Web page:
What: Briefing on the new Presidential Policy Directive on Preparedness
When: This morning, April 8, at 10:30 Eastern Time
Where: At the Homeland Security Policy Institute at The George Washington University
or via a live webcast.
Who: Brian Kamoie is Senior Director for Preparedness Policy on the White House National Security Staff
Why: Well, if I need to explain why to any regular HLSWatch reader, I’ll just give up. But before listening to Mr. Kamoie it might help to scroll down the current front page of HLSwatch. Or just consider the three posts I have offered today on issues related to private sector risk readiness, supply chains in catastrophe, and fear of radiation. How will the new approach to preparedness enhance our ability to engage these issues?
The Directive emphasizes three national preparedness principles:
- An all-of-Nation approach, aimed at enhancing integration of effort across Federal, State, local, tribal, and territorial governments; closer collaboration with the private and non-profit sectors; and more engagement of individuals, families and communities;
- A focus on capabilities, defined by specific and measurable objectives, as the cornerstone of preparedness. This will enable more integrated, flexible, and agile “all hazards” efforts tailored to the unique circumstances of any given threat, hazard, or actual event; and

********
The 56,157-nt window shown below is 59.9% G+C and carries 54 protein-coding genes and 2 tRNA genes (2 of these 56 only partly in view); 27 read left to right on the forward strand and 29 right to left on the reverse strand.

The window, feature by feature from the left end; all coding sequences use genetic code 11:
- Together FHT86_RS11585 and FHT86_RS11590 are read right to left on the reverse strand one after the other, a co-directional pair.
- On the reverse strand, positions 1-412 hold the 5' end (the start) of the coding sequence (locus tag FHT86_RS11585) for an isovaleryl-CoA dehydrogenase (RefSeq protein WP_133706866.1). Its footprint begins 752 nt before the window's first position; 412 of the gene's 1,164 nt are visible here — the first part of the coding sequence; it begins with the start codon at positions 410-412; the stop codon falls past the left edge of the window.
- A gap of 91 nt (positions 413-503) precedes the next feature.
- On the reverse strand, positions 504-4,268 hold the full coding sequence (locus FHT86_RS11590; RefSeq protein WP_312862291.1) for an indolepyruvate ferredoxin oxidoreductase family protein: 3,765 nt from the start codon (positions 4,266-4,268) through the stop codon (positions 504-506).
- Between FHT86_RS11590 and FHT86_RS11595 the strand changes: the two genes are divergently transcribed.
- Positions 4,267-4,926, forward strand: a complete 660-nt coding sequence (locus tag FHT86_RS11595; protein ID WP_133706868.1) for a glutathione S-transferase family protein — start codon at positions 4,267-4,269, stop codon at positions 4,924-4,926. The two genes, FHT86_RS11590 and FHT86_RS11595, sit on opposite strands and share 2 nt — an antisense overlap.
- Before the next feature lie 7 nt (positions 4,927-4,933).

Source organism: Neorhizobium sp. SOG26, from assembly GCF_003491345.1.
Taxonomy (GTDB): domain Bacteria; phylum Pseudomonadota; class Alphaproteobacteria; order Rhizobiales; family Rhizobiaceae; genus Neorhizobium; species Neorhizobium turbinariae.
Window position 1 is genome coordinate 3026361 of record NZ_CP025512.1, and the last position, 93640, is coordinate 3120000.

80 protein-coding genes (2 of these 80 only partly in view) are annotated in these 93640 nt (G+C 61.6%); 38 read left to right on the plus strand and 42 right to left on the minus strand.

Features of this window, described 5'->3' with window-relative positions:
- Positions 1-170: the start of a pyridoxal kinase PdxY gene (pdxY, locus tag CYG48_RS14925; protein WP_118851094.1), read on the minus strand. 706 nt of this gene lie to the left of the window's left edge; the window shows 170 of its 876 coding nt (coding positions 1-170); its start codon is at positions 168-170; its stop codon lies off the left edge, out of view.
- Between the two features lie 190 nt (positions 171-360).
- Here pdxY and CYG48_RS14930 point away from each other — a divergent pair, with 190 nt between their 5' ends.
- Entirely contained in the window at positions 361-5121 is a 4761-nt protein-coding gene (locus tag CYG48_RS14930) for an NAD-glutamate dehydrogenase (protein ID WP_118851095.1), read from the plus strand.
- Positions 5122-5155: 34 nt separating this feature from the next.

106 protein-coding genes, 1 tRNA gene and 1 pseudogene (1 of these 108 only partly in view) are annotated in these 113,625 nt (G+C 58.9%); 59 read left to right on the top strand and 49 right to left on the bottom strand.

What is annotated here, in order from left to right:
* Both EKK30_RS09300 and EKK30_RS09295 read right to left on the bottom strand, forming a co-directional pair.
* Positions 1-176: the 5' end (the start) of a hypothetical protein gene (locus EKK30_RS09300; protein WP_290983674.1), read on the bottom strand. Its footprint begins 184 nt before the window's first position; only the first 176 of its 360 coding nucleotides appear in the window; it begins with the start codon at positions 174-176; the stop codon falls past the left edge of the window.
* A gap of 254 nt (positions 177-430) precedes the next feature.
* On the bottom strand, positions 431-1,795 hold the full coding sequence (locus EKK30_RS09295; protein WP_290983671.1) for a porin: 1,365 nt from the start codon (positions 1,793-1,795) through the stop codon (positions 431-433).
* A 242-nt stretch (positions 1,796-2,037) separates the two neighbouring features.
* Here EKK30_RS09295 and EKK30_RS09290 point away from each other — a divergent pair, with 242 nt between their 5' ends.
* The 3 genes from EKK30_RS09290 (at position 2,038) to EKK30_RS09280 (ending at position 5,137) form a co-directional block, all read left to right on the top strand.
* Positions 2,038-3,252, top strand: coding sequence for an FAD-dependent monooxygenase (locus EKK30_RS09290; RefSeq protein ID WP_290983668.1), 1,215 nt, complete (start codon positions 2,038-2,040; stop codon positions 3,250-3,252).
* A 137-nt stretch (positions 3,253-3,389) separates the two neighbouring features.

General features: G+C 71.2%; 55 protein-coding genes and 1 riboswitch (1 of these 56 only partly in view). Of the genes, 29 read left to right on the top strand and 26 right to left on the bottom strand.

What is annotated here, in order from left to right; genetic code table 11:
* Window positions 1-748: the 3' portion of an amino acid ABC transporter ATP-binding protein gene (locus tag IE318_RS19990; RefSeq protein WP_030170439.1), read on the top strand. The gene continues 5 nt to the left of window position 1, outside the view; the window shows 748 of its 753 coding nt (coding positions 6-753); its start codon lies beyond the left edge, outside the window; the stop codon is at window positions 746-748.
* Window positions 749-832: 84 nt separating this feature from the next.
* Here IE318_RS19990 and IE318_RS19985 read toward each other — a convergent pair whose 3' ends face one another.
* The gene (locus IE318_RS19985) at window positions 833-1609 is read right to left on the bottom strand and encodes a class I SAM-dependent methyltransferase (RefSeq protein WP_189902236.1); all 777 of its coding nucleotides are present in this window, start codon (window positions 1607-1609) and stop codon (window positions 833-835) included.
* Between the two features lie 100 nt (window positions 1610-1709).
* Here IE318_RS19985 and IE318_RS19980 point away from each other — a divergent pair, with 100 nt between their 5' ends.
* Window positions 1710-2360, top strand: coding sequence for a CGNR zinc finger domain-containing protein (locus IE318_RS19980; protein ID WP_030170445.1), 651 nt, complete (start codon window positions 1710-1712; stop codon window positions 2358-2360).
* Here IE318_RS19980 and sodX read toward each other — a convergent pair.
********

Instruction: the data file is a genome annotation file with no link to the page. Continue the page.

- A focus on outcomes and rigorous assessment to measure and track progress in building and sustaining capabilities over time.
The Directive calls for the development of an overarching National Preparedness Goal that identifies the core capabilities necessary for preparedness, defined as a spectrum of five broad efforts:
- Prevention – those capabilities necessary to avoid, prevent, or stop a threatened or actual act of terrorism;
- Protection – those capabilities necessary to secure the homeland against acts of terrorism and manmade or natural disasters;
- Mitigation – those capabilities necessary to reduce loss of life and property by lessening the impact of disasters;
- Response – those capabilities necessary to save lives, protect property and the environment, and meet basic human needs after an incident has occurred; and
- Recovery – those capabilities necessary to assist communities affected by an incident to recover effectively.
The Directive also calls for development of a National Preparedness System to guide activities that will enable the Nation to achieve the goal; a comprehensive campaign to build and sustain national preparedness; and an annual National Preparedness Report to measure progress in meeting the goal.